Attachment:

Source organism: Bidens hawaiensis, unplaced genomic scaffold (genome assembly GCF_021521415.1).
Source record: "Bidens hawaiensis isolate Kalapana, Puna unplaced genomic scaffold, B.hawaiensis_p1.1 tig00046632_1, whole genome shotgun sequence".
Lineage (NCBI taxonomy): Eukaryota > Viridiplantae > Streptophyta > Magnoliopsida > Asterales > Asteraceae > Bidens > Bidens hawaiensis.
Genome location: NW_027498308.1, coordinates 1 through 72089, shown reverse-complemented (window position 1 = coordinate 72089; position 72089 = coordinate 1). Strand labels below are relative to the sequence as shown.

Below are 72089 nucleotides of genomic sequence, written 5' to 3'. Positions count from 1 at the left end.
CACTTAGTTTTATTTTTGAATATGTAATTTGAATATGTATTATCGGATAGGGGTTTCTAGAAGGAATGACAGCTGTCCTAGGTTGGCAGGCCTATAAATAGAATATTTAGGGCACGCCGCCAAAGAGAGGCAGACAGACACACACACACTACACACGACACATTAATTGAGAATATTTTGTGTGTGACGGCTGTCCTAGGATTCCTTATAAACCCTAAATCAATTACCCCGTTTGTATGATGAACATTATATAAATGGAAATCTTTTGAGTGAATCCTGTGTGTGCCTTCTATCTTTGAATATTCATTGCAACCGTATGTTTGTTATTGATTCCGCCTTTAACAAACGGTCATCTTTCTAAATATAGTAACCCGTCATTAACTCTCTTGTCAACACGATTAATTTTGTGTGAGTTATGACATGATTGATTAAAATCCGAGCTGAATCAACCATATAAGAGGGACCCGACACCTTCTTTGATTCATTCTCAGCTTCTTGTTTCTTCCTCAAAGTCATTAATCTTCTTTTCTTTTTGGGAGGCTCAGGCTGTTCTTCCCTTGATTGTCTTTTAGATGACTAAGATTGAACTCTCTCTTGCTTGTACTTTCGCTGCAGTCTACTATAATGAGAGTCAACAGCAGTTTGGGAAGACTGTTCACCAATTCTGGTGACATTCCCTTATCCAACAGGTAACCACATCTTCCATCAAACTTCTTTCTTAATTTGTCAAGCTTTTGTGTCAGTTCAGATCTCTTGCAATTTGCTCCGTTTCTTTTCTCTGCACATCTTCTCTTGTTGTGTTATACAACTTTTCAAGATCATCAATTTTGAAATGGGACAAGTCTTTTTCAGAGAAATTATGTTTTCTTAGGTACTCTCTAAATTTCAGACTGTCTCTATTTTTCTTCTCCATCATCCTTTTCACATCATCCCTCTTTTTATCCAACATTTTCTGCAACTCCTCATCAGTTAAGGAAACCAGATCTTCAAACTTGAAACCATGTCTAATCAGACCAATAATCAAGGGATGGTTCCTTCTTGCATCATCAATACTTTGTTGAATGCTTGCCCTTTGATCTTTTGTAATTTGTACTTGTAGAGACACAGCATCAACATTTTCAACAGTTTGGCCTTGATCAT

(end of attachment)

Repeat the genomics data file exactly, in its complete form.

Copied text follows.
Source organism: Bidens hawaiensis, unplaced genomic scaffold (genome assembly GCF_021521415.1).
Source record: "Bidens hawaiensis isolate Kalapana, Puna unplaced genomic scaffold, B.hawaiensis_p1.1 tig00046632_1, whole genome shotgun sequence".
Lineage (NCBI taxonomy): Eukaryota > Viridiplantae > Streptophyta > Magnoliopsida > Asterales > Asteraceae > Bidens > Bidens hawaiensis.
Genome location: NW_027498308.1, coordinates 1 through 72089, shown reverse-complemented (window position 1 = coordinate 72089; position 72089 = coordinate 1). Strand labels below are relative to the sequence as shown.

Below are 72089 nucleotides of genomic sequence, written 5' to 3'. Positions count from 1 at the left end.
CACTTAGTTTTATTTTTGAATATGTAATTTGAATATGTATTATCGGATAGGGGTTTCTAGAAGGAATGACAGCTGTCCTAGGTTGGCAGGCCTATAAATAGAATATTTAGGGCACGCCGCCAAAGAGAGGCAGACAGACACACACACACTACACACGACACATTAATTGAGAATATTTTGTGTGTGACGGCTGTCCTAGGATTCCTTATAAACCCTAAATCAATTACCCCGTTTGTATGATGAACATTATATAAATGGAAATCTTTTGAGTGAATCCTGTGTGTGCCTTCTATCTTTGAATATTCATTGCAACCGTATGTTTGTTATTGATTCCGCCTTTAACAAACGGTCATCTTTCTAAATATAGTAACCCGTCATTAACTCTCTTGTCAACACGATTAATTTTGTGTGAGTTATGACATGATTGATTAAAATCCGAGCTGAATCAACCATATAAGAGGGACCCGACACCTTCTTTGATTCATTCTCAGCTTCTTGTTTCTTCCTCAAAGTCATTAATCTTCTTTTCTTTTTGGGAGGCTCAGGCTGTTCTTCCCTTGATTGTCTTTTAGATGACTAAGATTGAACTCTCTCTTGCTTGTACTTTCGCTGCAGTCTACTATAATGAGAGTCAACAGCAGTTTGGGAAGACTGTTCACCAATTCTGGTGACATTCCCTTATCCAACAGGTAACCACATCTTCCATCAAACTTCTTTCTTAATTTGTCAAGCTTTTGTGTCAGTTCAGATCTCTTGCAATTTGCTCCGTTTCTTTTCTCTGCACATCTTCTCTTGTTGTGTTATACAACTTTTCAAGATCATCAATTTTGAAATGGGACAAGTCTTTTTCAGAGAAATTATGTTTTCTTAGGTACTCTCTAAATTTCAGACTGTCTCTATTTTTCTTCTCCATCATCCTTTTCACATCATCCCTCTTTTTATCCAACATTTTCTGCAACTCCTCATCAGTTAAGGAAACCAGATCTTCAAACTTGAAACCATGTCTAATCAGACCAATAATCAAGGGATGGTTCCTTCTTGCATCATCAATACTTTGTTGAATGCTTGCCCTTTGATCTTTTGTAATTTGTACTTGTAGAGACACAGCATCAACATTTTCAACAGTTTGGCCTTGATCAT